Okay, I hope you're ready for a West Coast feel-good save-the-planet piece of fluffy philosophy, because I HAVE ONE for you.
I call it the rule of one million, and it basically goes: "Is this action I'm contemplating going to make much difference? Maybe not on its own, but what if one million other people today also made this choice? Then would it make a difference?" And the answer then is usually yes. So I do the good thing.
I often think of this when faced with our garbage vs. recycling vs. food-and-yard waste options here in Seattle. I sweep the floor and find a piece of Rice Chex among the dust, for example. Do I save ten seconds and dump the whole dustpan of stuff into the trash? Or do I pluck out the single Chex and put it in the food waste where, technically, it should go?
Well, one Rice Chex isn't going to make the landfill overflow, nor contribute much to the composting world. But one million pieces of Chex? Think of that mountain of food. That's worth composting. So if one million other people are hesitating today over whether to bother in such a scenario--which, probably, they are--and if all of us choose the right thing, then it does make a difference.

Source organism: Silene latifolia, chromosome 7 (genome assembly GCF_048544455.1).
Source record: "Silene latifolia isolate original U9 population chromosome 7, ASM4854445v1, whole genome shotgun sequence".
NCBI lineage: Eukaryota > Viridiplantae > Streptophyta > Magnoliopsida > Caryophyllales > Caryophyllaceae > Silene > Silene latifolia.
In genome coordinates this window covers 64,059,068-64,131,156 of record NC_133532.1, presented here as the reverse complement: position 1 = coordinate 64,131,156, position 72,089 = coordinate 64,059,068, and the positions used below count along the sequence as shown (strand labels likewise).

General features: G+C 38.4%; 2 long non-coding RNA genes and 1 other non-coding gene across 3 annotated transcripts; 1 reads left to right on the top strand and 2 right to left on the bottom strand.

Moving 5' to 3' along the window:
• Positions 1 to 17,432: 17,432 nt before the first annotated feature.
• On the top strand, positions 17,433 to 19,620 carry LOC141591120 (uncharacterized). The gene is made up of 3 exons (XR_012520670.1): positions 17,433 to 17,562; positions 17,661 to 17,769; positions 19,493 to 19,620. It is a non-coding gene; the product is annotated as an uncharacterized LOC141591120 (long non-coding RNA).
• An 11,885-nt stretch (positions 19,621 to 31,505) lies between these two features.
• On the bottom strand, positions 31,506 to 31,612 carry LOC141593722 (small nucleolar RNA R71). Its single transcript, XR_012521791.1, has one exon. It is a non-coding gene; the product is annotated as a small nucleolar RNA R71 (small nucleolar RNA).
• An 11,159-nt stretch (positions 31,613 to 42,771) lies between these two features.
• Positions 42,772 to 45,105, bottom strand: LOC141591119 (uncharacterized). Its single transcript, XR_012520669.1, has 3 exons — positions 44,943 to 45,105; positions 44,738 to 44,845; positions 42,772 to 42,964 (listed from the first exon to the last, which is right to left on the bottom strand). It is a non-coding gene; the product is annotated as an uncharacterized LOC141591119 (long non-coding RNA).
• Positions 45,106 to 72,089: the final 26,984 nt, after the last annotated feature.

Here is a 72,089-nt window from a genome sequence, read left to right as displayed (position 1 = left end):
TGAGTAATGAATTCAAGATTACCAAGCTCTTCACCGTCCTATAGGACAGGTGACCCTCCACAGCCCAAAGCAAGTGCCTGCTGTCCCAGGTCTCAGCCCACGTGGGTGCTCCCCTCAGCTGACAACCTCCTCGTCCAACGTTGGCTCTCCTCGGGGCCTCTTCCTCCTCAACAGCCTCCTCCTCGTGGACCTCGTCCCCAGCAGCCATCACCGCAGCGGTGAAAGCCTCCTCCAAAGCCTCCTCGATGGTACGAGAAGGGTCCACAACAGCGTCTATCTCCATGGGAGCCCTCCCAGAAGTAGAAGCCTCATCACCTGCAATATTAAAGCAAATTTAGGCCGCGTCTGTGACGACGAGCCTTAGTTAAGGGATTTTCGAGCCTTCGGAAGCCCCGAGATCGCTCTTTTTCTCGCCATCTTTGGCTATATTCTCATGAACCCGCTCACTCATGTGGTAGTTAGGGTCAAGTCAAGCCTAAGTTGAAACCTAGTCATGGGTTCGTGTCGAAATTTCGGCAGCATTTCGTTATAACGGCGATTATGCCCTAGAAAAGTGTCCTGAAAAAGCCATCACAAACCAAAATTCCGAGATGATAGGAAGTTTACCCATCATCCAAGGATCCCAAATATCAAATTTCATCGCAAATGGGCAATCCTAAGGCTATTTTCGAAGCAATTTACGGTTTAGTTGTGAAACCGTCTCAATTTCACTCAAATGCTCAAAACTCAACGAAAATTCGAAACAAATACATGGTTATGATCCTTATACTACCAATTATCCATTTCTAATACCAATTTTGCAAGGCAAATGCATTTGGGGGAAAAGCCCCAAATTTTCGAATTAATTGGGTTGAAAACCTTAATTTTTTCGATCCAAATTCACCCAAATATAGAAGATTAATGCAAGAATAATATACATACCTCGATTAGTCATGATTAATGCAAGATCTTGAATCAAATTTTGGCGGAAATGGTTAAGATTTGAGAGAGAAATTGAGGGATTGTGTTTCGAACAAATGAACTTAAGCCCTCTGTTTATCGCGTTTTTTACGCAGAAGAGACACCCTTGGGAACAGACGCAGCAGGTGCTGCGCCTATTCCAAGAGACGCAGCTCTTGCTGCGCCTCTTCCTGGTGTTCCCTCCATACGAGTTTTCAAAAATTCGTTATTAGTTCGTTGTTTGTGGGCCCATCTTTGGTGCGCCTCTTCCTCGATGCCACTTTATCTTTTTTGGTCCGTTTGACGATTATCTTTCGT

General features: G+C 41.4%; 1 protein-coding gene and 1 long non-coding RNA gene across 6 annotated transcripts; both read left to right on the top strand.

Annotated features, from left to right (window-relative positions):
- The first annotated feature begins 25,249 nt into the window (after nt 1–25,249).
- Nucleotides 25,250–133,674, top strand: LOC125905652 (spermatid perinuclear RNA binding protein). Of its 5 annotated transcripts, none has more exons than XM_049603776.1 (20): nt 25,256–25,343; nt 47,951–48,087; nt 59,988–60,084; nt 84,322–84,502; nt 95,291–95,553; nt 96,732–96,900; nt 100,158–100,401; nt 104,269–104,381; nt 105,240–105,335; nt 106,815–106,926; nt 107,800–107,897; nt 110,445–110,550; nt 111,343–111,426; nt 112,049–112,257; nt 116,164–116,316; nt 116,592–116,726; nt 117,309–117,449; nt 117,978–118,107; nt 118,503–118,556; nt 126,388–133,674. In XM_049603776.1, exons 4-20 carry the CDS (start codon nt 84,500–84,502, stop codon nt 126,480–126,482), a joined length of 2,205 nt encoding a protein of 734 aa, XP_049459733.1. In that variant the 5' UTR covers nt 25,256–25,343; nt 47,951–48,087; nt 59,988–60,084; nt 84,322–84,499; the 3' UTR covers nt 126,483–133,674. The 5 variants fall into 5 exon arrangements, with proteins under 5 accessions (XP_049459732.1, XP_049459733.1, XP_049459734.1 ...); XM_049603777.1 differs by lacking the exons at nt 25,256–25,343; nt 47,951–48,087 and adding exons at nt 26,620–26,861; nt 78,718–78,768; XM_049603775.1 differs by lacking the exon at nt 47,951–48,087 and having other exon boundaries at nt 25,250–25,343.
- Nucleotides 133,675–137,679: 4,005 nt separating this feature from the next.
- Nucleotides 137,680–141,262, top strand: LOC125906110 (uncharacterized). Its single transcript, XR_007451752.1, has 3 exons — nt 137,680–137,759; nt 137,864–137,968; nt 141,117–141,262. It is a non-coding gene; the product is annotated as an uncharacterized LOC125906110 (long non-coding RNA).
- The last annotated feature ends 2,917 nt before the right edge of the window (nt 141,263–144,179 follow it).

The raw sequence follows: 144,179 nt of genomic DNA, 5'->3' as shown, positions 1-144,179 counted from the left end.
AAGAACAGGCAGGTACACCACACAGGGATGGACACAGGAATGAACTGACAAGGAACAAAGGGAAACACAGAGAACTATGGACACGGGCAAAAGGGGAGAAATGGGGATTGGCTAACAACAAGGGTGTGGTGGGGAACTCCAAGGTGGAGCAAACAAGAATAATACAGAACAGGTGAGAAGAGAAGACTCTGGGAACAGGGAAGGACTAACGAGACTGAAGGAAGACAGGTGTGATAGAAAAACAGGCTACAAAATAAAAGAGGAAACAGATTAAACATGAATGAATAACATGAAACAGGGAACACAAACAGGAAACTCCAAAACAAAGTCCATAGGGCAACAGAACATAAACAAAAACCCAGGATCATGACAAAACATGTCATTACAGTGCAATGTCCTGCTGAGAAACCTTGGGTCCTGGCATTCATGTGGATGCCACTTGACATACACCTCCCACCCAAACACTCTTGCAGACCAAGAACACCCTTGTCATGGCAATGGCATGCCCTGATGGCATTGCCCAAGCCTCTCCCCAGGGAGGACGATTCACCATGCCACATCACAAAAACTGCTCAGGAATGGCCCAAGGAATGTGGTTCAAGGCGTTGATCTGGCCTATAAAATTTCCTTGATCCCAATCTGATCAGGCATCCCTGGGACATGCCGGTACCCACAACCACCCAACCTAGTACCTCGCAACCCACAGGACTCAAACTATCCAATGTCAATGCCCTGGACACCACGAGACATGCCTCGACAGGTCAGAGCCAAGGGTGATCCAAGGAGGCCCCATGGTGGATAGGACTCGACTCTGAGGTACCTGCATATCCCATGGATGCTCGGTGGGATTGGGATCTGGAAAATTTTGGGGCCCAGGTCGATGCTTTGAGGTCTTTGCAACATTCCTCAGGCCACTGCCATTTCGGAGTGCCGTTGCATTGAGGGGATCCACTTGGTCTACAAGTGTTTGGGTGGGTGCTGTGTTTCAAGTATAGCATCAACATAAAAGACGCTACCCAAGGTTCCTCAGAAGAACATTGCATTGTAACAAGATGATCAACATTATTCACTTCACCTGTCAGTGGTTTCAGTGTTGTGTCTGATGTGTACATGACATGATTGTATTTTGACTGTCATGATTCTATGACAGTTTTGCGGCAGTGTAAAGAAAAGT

I pick up one inch-long scrap of plastic from the beach. Big deal. One million scraps of plastic being picked up, though? That's probably several cubic yards saved from the Pacific Trash Vortex.
I plant a few flowers and one little tree. That's nice but it doesn't save the environment. But a million new trees or flower beds? Now we're helping the pollinators and the other animals and the air quality. (Although make sure they're plants native to your area for ideal results; that's a different post altogether; moving on.)
I smile and say "Good morning" to strangers today, and probably no one's going to care. A million people choosing to show politeness and pleasantness, however, is sure to make some difference somewhere.
So. Think about the rule of one million as you go about your day. I shall now stick this gold-star temporary tattoo upon your upper arm as a thank you for attending this seminar.